Cooperatives can now choose to use Premium funds, for instance, to pay out as emergency cash payments, purchase and distribute face masks or other PPE, or implement hygiene campaigns in their communities. Producer groups can also now make faster decisions on spending Premium funds on the COVID-19 response, and can take action without waiting for approval at their required annual General Assembly meetings, and will instead document expenditures for retroactive ratification.

“Many farmers and agricultural workers in the global south are already beginning to feel the economic effects of COVID-19, although in many cases the health impacts are still to be seen,” said Gelkha Buitrago, Fairtrade International’s Director of Standards and Pricing. “The new guidance we have just approved makes it possible for Fairtrade certified producer organisations to make decisions and act quickly on things that will keep farmers and workers safe, or provide needed extra income during this uncertain time.”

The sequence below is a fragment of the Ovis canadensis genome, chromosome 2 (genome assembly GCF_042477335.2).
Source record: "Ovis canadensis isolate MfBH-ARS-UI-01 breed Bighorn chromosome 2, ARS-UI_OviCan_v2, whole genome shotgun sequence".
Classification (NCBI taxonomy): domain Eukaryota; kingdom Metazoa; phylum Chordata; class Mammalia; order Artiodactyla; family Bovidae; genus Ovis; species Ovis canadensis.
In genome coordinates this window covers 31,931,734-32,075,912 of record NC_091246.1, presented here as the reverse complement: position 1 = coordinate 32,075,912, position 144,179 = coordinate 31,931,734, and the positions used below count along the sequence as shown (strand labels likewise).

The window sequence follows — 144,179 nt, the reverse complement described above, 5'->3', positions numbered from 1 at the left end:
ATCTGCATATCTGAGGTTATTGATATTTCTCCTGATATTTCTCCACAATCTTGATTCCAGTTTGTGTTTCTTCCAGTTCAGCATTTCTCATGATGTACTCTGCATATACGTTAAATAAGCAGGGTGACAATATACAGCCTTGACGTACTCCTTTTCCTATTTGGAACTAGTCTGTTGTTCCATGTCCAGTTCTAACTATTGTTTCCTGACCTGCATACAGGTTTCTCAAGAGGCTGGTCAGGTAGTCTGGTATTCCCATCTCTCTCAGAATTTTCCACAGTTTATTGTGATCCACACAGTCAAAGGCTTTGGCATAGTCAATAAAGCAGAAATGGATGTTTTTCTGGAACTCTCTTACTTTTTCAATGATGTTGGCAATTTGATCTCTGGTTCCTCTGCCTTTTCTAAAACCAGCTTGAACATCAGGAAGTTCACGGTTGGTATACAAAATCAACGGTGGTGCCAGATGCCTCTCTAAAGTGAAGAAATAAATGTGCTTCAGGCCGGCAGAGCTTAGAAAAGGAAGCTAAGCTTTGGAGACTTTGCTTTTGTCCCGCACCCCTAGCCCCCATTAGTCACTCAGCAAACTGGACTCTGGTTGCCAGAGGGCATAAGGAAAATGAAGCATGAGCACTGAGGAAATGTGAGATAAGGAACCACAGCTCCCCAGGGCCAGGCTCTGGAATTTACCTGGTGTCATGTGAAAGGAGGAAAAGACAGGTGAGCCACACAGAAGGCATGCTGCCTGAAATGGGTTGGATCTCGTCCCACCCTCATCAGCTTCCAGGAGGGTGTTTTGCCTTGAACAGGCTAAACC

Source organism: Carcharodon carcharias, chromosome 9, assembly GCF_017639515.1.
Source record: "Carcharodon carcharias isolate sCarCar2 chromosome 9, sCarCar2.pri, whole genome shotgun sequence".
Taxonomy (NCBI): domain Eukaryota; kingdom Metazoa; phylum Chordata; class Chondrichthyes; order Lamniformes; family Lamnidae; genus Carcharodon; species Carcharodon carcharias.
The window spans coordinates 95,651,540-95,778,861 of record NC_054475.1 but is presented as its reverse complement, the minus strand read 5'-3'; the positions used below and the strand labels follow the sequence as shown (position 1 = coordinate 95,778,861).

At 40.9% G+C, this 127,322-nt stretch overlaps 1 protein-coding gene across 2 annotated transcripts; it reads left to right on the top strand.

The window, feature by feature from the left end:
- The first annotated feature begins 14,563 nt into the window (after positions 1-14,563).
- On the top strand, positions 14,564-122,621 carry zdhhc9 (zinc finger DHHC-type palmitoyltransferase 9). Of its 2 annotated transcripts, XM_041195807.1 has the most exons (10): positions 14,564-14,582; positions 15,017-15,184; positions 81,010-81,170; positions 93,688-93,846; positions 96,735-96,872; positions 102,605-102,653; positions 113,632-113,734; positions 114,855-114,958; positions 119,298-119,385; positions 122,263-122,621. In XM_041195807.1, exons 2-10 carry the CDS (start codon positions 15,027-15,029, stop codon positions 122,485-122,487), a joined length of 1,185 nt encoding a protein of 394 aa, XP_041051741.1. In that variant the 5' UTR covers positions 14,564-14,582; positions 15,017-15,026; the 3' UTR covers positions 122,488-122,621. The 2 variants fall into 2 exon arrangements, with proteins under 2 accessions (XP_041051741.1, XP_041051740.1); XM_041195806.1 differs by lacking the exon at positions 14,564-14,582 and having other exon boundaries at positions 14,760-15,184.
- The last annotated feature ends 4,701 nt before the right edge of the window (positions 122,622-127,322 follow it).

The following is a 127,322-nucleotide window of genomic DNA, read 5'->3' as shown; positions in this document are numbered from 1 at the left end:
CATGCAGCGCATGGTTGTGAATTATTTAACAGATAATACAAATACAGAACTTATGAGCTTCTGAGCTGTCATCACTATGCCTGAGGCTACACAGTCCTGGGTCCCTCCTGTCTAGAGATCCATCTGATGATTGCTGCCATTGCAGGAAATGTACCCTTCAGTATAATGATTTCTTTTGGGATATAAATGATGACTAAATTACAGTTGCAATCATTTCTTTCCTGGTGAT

Fairtrade Together: Funding COVID-19 interventions with Fairtrade Premium

There have already been numerous examples of Fairtrade coffee producer organisations demonstrating solidarity during this precarious time and coming together to spend Premium on supporting their local communities.

In Peru, the government has arranged to provide subsidies to support the population with the most limited resources since initiating lockdown, yet it has not been possible to reach the entire population. To support government efforts, a number of coffee cooperatives have used their Premium to purchase provisions for food supply kits to distribute to members and among the elderly of the community. For the elderly, people with limited mobility, or those facing food insecurity, this support from the cooperatives is crucial.